President-elect Joe Biden will get the coronavirus vaccine when it is safe to do so, he pledged in a Dec. 3 televised interview. Biden’s promise came the same day that three former presidents—Barack Obama, Bill Clinton, and George W. Bush—said they’d get the vaccine to help assure the American public of its safety and efficacy.
In a CNN interview with Jake Tapper, Biden said he would get the vaccine as part of the effort to combat the coronavirus pandemic that has adversely affected the world for the past nine months. In the same interview, Biden encouraged Americans to wear masks during the first 100 days of his administration—a period in which vaccines will become more readily available and yet also a period in which health officials fear an increase in cases and deaths.
“When Dr. [Anthony] Fauci says we have a vaccine that is safe, that’s the moment in which I will stand before the public,” Biden said, according to USA Today’s report on the interview.
“People have lost faith in the ability of the vaccine to work,” he continued. “It matters what a president and vice president do. I think my three predecessors have set the model on what should be done.”
Biden told CNN he requested that Fauci, the director of the National Institute of Allergy and Infectious Diseases and a top official working on the pandemic response, be his chief medical adviser and be part of the new administration’s team fighting the pandemic.
Biden’s comments came just hours after revelations that the three most recent past presidents would get the vaccine to help encourage other Americans to take it.
Obama, who initially made the pledge on SiriusXM’s “The Joe Madison Show,” noted, “I may end up taking it on TV or having it filmed, just so that people know that I trust this science. What I don’t trust is getting COVID.”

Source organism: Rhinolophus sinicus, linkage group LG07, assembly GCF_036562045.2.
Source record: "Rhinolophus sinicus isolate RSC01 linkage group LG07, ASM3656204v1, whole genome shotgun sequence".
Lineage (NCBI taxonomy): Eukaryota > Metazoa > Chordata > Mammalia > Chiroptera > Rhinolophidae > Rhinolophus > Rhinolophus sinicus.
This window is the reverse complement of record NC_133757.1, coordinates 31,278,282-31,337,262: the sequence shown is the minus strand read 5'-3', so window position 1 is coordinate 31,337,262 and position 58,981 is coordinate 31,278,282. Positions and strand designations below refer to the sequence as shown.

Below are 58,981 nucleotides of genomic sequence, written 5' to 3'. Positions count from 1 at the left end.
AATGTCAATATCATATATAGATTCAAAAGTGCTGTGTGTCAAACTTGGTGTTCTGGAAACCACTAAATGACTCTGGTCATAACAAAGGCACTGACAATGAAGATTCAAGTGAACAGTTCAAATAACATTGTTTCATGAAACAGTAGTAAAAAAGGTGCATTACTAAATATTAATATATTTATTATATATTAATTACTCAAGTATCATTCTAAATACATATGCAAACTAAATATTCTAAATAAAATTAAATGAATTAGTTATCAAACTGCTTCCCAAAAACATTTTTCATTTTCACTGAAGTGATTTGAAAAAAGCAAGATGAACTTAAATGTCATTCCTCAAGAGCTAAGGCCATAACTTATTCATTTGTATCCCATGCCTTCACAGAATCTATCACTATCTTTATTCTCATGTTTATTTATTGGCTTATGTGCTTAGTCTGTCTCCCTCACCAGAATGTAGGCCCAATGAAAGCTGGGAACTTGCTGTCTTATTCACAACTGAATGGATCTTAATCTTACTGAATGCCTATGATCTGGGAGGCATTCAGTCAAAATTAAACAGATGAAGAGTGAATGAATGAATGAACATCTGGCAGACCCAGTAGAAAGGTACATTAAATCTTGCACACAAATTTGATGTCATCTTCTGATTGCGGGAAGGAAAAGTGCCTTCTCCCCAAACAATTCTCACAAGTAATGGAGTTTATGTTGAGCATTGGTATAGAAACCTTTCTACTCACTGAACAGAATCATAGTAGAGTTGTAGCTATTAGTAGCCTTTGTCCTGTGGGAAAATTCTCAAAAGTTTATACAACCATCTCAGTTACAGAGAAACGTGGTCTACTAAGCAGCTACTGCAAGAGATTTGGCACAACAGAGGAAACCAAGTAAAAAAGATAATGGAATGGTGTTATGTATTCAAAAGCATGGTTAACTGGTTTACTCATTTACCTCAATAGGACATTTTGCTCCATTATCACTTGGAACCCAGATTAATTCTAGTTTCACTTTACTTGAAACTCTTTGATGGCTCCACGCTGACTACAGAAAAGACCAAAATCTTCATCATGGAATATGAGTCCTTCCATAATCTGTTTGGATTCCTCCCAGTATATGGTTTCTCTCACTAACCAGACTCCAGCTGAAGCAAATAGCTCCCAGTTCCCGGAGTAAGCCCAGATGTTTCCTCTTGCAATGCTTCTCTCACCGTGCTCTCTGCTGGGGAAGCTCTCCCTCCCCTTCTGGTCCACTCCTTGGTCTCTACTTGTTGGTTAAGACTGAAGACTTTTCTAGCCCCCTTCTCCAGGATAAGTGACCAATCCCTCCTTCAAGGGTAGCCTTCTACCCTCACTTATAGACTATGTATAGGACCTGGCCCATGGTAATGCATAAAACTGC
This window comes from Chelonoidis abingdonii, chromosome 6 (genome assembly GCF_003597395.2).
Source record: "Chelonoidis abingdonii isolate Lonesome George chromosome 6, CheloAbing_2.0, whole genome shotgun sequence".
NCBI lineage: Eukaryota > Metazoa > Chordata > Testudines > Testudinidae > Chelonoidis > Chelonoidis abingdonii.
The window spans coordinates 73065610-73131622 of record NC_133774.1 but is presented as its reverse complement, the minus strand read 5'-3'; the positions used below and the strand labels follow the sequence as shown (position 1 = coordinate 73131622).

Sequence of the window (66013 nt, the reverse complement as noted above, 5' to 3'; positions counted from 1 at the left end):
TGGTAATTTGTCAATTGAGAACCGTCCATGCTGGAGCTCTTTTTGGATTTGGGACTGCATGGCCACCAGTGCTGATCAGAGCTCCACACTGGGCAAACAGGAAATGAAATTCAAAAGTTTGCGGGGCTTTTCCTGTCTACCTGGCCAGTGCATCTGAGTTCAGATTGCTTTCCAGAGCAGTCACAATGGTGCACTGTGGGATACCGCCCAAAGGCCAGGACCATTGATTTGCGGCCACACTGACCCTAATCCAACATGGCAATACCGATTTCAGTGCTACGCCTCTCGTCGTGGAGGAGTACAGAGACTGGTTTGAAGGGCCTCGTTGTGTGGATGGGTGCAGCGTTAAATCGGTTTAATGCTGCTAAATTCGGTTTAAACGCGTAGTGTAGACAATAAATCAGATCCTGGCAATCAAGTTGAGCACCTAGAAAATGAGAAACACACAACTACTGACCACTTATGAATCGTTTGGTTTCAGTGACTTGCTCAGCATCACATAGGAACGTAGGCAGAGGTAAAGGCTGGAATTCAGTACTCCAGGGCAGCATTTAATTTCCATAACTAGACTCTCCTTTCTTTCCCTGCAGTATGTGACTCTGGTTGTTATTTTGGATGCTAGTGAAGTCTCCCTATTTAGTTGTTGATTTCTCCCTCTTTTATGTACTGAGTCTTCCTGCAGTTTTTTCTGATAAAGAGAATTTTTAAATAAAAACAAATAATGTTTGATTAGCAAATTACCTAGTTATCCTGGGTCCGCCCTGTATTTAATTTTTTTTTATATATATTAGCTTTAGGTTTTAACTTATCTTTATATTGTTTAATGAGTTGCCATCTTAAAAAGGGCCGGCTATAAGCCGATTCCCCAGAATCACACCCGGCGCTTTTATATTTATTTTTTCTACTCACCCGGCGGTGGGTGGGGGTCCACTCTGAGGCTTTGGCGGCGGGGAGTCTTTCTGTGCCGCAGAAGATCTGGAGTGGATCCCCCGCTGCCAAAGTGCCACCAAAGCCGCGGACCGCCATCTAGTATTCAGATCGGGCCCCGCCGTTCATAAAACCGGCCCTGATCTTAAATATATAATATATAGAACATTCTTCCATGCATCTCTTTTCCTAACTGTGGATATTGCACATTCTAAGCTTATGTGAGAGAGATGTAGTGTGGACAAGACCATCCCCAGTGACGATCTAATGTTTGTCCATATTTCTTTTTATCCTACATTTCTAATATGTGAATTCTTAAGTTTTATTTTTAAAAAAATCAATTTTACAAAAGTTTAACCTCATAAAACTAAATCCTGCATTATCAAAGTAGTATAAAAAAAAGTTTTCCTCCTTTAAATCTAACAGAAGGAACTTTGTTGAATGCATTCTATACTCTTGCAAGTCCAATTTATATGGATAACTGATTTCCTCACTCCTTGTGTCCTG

“President Clinton will definitely take a vaccine as soon as available to him, based on the priorities determined by public health officials. And he will do it in a public setting if it will help urge all Americans to do the same,” Angel Ureña, a spokesman for Clinton, told USA Today. A representative for Bush also confirmed his willingness to take the vaccine.
Vice President-elect Kamala Harris, who also participated in the interview, pledged to take it. “We also want to make sure that the American people know that we are committed,” she said. “The president-elect and I talked about this all the time, but the people who need it most are going to be a priority.”
As The Hill recalled, Harris stated during her vice presidential debate in October, “If Donald Trump tells us to take it, I’m not taking it.”
USA Today noted that only 58% of Americans said they were willing to take the vaccine per a November Gallup poll—and that represented an increase from just 50% saying they would in September.